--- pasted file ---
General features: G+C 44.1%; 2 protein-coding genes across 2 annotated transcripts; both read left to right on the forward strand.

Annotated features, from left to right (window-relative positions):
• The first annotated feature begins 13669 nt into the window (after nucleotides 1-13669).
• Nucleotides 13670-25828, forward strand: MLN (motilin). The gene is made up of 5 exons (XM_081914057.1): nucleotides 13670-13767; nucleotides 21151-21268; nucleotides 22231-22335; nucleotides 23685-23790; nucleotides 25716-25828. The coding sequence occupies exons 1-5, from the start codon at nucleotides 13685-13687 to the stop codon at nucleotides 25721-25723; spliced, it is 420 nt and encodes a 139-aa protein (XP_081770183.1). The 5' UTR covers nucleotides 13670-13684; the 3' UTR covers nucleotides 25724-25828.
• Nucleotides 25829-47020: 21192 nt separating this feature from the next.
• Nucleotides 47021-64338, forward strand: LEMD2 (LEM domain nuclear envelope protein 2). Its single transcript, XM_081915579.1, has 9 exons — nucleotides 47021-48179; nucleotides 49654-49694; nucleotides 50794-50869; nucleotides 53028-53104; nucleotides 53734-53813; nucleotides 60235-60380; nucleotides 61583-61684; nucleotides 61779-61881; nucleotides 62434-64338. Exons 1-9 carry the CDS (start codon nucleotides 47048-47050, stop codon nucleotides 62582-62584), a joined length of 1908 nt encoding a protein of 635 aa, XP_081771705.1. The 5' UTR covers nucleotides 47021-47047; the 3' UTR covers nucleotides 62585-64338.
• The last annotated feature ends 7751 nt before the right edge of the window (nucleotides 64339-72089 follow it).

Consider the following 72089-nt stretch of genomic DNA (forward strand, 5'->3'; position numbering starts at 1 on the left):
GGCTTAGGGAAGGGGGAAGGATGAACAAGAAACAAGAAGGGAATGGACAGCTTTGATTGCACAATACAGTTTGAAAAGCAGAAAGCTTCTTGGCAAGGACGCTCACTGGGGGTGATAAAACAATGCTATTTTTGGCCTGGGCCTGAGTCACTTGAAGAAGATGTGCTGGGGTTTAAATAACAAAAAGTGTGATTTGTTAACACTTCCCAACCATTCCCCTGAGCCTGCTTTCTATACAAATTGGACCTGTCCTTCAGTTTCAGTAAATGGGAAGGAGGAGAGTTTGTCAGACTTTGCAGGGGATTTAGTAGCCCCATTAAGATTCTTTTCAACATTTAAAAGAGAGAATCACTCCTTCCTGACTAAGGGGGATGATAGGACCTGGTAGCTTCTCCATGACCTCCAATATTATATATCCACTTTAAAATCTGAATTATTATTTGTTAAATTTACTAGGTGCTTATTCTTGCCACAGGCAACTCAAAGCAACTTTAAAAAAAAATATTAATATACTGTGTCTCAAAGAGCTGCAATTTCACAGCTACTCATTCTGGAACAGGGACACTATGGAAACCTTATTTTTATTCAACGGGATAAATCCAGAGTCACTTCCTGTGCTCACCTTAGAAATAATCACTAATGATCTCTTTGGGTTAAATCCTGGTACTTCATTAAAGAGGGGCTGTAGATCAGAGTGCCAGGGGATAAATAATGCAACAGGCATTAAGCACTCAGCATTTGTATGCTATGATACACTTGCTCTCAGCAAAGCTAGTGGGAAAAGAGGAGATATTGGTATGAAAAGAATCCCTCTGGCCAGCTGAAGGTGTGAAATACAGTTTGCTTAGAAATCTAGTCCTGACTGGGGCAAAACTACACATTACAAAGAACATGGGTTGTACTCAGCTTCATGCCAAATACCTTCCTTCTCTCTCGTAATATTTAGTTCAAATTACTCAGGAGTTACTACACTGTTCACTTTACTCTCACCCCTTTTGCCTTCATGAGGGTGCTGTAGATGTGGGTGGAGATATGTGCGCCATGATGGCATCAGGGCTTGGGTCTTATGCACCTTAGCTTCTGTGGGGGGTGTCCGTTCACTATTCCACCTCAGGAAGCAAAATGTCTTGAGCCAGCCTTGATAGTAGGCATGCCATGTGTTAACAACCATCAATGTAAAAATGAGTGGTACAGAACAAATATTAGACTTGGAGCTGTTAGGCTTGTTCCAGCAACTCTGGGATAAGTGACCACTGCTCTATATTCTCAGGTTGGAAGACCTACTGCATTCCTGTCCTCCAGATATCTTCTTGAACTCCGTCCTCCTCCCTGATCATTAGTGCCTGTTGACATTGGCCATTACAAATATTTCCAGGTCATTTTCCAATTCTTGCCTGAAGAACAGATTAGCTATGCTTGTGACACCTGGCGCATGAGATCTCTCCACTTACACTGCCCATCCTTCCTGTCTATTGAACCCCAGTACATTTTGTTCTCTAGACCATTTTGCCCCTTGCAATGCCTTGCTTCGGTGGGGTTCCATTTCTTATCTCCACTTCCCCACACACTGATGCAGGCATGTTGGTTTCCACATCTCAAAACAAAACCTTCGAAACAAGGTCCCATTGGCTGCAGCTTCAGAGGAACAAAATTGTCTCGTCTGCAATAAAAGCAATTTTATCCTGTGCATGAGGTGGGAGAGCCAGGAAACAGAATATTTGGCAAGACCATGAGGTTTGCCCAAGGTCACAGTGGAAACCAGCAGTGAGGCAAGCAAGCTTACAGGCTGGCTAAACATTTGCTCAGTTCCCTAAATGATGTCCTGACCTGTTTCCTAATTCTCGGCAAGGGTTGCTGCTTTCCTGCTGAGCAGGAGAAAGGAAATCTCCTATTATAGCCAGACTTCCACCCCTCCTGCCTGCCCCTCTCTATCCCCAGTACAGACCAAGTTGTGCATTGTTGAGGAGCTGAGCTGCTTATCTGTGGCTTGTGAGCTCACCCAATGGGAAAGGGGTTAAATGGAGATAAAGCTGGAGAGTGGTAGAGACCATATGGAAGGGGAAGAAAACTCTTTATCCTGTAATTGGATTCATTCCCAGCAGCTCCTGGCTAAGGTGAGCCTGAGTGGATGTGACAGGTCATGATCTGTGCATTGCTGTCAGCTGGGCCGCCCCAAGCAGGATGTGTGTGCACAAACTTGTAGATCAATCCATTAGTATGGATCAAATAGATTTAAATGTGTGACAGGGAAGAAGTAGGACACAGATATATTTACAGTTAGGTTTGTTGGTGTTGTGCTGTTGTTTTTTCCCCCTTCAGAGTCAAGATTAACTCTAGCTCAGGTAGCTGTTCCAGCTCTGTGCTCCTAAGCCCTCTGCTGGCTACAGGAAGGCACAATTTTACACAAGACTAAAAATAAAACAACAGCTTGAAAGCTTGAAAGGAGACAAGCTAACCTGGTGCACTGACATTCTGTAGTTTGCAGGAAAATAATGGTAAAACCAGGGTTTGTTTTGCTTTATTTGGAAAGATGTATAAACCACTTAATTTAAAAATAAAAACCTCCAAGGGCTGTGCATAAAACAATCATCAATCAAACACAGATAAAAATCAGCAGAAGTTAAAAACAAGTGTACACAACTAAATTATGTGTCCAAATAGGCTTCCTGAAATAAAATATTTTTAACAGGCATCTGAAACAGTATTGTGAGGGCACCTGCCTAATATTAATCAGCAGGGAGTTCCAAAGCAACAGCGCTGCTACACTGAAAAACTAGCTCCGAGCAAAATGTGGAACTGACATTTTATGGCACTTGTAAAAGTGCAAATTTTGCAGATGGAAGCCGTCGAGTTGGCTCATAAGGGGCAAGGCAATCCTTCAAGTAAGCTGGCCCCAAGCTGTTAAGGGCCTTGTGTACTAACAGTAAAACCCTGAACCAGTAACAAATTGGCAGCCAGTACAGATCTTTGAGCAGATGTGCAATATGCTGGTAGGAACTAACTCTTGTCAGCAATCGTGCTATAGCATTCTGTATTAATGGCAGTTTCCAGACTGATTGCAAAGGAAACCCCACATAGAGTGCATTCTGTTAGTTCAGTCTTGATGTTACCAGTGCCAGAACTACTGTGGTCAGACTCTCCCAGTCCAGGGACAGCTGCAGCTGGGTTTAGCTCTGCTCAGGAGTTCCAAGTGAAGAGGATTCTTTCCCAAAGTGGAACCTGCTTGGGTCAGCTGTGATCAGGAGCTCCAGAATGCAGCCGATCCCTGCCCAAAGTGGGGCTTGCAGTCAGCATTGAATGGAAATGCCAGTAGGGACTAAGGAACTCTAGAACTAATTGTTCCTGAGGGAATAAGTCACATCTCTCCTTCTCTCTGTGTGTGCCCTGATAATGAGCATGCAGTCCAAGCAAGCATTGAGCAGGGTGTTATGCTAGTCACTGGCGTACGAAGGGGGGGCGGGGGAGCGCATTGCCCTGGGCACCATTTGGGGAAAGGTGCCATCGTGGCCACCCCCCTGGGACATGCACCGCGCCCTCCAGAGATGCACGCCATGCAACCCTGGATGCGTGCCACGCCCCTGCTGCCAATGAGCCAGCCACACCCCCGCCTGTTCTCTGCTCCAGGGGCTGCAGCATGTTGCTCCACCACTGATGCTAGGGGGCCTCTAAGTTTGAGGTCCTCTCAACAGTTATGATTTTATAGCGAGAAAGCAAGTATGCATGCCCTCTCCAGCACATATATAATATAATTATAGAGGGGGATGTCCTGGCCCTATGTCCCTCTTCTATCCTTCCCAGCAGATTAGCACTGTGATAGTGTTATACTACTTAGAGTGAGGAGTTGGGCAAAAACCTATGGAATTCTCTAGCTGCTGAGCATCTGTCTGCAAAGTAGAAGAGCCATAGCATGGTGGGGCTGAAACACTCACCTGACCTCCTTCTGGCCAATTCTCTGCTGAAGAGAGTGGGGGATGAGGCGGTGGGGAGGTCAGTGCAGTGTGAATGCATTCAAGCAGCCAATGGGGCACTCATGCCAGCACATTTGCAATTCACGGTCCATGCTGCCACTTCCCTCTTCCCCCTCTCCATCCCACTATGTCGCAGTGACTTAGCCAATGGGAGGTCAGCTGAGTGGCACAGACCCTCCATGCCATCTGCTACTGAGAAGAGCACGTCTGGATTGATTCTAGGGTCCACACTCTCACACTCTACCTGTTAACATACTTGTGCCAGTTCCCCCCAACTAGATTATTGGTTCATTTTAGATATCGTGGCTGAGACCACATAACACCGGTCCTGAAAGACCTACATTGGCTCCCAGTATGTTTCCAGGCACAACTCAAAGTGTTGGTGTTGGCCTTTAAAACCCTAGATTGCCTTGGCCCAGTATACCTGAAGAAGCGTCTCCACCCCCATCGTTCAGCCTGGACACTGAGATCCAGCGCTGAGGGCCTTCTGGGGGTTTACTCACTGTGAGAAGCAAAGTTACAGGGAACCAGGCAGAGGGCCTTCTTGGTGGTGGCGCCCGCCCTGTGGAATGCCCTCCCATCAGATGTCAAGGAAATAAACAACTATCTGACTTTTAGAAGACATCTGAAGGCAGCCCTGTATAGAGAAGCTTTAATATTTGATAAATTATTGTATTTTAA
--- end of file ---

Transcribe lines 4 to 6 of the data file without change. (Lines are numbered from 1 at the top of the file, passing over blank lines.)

• Nucleotides 13670-25828, forward strand: MLN (motilin). The gene is made up of 5 exons (XM_081914057.1): nucleotides 13670-13767; nucleotides 21151-21268; nucleotides 22231-22335; nucleotides 23685-23790; nucleotides 25716-25828. The coding sequence occupies exons 1-5, from the start codon at nucleotides 13685-13687 to the stop codon at nucleotides 25721-25723; spliced, it is 420 nt and encodes a 139-aa protein (XP_081770183.1). The 5' UTR covers nucleotides 13670-13684; the 3' UTR covers nucleotides 25724-25828.
• Nucleotides 25829-47020: 21192 nt separating this feature from the next.
• Nucleotides 47021-64338, forward strand: LEMD2 (LEM domain nuclear envelope protein 2). Its single transcript, XM_081915579.1, has 9 exons — nucleotides 47021-48179; nucleotides 49654-49694; nucleotides 50794-50869; nucleotides 53028-53104; nucleotides 53734-53813; nucleotides 60235-60380; nucleotides 61583-61684; nucleotides 61779-61881; nucleotides 62434-64338. Exons 1-9 carry the CDS (start codon nucleotides 47048-47050, stop codon nucleotides 62582-62584), a joined length of 1908 nt encoding a protein of 635 aa, XP_081771705.1. The 5' UTR covers nucleotides 47021-47047; the 3' UTR covers nucleotides 62585-64338.